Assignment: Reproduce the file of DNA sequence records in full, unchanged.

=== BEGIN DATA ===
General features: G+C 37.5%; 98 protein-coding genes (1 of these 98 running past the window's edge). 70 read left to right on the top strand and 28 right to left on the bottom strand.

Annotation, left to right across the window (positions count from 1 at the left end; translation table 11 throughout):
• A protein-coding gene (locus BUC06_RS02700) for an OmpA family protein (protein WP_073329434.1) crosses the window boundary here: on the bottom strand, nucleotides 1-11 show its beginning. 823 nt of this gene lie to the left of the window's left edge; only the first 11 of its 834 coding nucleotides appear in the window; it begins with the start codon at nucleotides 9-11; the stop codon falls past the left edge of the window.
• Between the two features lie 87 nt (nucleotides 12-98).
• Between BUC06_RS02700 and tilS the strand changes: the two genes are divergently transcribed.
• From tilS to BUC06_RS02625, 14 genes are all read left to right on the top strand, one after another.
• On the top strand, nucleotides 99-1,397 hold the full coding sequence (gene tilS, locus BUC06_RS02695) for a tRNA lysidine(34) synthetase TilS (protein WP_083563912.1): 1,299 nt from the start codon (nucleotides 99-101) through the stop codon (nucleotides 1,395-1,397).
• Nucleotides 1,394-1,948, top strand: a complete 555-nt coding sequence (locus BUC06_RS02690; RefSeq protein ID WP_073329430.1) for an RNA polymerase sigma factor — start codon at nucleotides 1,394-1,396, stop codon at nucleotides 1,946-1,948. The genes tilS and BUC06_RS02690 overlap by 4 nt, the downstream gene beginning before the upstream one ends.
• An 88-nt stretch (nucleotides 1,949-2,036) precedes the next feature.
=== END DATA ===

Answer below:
General features: G+C 37.5%; 98 protein-coding genes (1 of these 98 running past the window's edge). 70 read left to right on the top strand and 28 right to left on the bottom strand.

Annotation, left to right across the window (positions count from 1 at the left end; translation table 11 throughout):
• A protein-coding gene (locus BUC06_RS02700) for an OmpA family protein (protein WP_073329434.1) crosses the window boundary here: on the bottom strand, nucleotides 1-11 show its beginning. 823 nt of this gene lie to the left of the window's left edge; only the first 11 of its 834 coding nucleotides appear in the window; it begins with the start codon at nucleotides 9-11; the stop codon falls past the left edge of the window.
• Between the two features lie 87 nt (nucleotides 12-98).
• Between BUC06_RS02700 and tilS the strand changes: the two genes are divergently transcribed.
• From tilS to BUC06_RS02625, 14 genes are all read left to right on the top strand, one after another.
• On the top strand, nucleotides 99-1,397 hold the full coding sequence (gene tilS, locus BUC06_RS02695) for a tRNA lysidine(34) synthetase TilS (protein WP_083563912.1): 1,299 nt from the start codon (nucleotides 99-101) through the stop codon (nucleotides 1,395-1,397).
• Nucleotides 1,394-1,948, top strand: a complete 555-nt coding sequence (locus BUC06_RS02690; RefSeq protein ID WP_073329430.1) for an RNA polymerase sigma factor — start codon at nucleotides 1,394-1,396, stop codon at nucleotides 1,946-1,948. The genes tilS and BUC06_RS02690 overlap by 4 nt, the downstream gene beginning before the upstream one ends.
• An 88-nt stretch (nucleotides 1,949-2,036) precedes the next feature.